On July 18, a few United States Senators sent a letter to the Secretary of State Antony Blinken and U.S. Department of Homeland Security (DHS), urging the redesignation of Venezuela and Nicaragua for Temporary Protected Status (TPS).
There are a total of 16 countries that are currently designated for TPS and each country has its extended designated period dates and requirements.
The secretary of the DHS, Alejandro Mayorkas, may designate a foreign country for TPS due to the conditions in the country that temporarily prevent the country’s nationals from returning safely. The U.S. Citizenship and Immigration Services (USCIS) may grant TPS to eligible nationals of certain countries who are already in the U.S., according to the USCIS website.
On June 13, the DHS rescinded the prior administration’s termination of temporary protected status designations for the countries of El Salvador, Honduras, Nepal and Nicaragua. Throughout the Biden administration, there have been efforts to expand the number of immigrants eligible for TPS.
There are about 670,000 individuals from the 16 countries currently registered or newly registered for TPS, according to an April 21 Pew Research article.
These TPS recipients live in all 50 states and have been here for years and decades. Many have shared their stories and continue to press demands for a more just immigration system and to create permanent paths to citizenship for undocumented immigrants.
On July 26, Service Employees International Union (SEIU) members from across the country with TPS went to the Capitol alongside their family members to lobby elected officials to raise their demands for President Biden to redesignate TPS for these countries and grant TPS for Guatemala.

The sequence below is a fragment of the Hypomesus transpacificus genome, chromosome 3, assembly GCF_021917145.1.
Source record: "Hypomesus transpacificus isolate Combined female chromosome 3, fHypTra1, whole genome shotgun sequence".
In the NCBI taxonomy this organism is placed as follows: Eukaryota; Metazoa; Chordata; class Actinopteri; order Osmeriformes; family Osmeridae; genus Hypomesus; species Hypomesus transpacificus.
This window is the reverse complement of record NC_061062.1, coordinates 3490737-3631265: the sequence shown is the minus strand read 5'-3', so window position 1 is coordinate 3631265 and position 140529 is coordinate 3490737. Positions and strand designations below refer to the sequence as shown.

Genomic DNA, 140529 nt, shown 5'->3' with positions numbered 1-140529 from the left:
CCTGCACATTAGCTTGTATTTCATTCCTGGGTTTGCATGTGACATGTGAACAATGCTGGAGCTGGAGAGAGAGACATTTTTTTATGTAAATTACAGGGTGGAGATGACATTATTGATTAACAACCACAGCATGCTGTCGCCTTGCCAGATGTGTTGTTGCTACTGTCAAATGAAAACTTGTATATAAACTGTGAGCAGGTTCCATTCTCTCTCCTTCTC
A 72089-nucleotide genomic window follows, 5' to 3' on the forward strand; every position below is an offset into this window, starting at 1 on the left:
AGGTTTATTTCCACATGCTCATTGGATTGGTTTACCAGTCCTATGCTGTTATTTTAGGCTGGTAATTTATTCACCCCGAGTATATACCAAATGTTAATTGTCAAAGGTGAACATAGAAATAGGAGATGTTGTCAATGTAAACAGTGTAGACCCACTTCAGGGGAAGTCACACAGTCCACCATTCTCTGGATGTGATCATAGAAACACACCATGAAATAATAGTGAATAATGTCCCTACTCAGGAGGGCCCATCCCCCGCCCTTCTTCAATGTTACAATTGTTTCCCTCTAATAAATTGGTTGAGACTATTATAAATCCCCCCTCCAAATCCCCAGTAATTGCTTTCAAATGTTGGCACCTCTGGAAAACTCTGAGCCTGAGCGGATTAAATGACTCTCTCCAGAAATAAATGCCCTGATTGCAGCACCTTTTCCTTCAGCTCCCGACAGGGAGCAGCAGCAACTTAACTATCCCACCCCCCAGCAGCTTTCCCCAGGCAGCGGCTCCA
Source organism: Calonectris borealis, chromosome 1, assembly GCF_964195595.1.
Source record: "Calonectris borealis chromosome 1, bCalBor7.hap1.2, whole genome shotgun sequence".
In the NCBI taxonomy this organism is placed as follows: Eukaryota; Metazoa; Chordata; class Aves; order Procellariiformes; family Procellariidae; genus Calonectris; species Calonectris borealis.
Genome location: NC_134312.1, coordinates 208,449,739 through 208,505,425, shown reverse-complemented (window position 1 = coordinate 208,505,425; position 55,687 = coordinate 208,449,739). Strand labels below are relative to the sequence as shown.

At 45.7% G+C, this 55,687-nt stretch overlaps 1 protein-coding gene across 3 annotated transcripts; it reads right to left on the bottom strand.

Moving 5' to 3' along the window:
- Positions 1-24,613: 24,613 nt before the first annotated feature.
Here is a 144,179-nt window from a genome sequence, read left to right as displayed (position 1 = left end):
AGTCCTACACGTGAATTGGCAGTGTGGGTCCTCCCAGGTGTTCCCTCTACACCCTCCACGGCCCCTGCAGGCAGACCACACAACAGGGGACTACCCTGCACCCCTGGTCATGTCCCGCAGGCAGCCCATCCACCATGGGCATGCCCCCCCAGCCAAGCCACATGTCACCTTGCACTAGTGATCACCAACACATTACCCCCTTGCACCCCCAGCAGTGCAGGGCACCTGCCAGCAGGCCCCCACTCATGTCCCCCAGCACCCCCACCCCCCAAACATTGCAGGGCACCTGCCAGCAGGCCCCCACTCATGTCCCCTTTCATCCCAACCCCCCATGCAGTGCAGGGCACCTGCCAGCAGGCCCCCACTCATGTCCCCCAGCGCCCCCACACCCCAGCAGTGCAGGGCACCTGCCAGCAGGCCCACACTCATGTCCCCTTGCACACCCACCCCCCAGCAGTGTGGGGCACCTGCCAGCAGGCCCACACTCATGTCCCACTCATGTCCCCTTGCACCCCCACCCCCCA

Veronica Lagunas, originally from El Salvador, was among the few lobbying at the Capitol alongside her two U.S. citizen children.
“We have come to speak with congressmen and senators and I appreciate the many people who have supported us. Together we can extend these new work permits that will expire in up to 18 months,” said Lagunas. “But it is not enough to just extend TPS for people who already had it, but also open it for people who do not have TPS and for more countries like Guatemala.”
She’s advocating not just on her behalf but on behalf of many families who don’t have TPS and those who could benefit from it and keep families united.
Lagunas migrated from El Salvador in January 2001, after the Central American country was hit by an earthquake. By February of that year, Lagunas and her mother received TPS, but her father came years later and doesn’t have TPS.
“If one day my TPS is revoked, my children will be left alone here. My children should worry about other things, but unfortunately, they are worried that one day their mother will lose TPS and that we’ll be separated,” said Lagunas.
This is the fear for 23-year-old Silvia Sop-Poz, whose mom is a SEIU member who migrated to Texas from Guatemala.
“I’ve seen my mom struggle growing up, especially as a single mom working many jobs,” Sop-Poz said. “Just as much as she did to provide for us, that’s what we want for her as well and that’s why we are here to fight for TPS for Guatemala.”
Silvia’s 16-year-old sister, Perla Tzoy, also traveled to the Capitol and has similar sentiments.
“It’s important for me because my mom has worked two jobs and we barely see her, only a bit in the morning or at night and she deserves an opportunity here in the U.S.,” Tzoy said. “She gave up everything and her life in Guatemala to come to the States and offer a better future for me and my siblings.”
Tzoy wants other young adults and teenagers to feel welcome in speaking up and advocating for their parents or other family members and not feel ashamed.
Lagunas’ goal is to continue to bring awareness, not just to the President, but to everybody. And that these recipients work hard every day to contribute to the U.S. and give a better life to their families.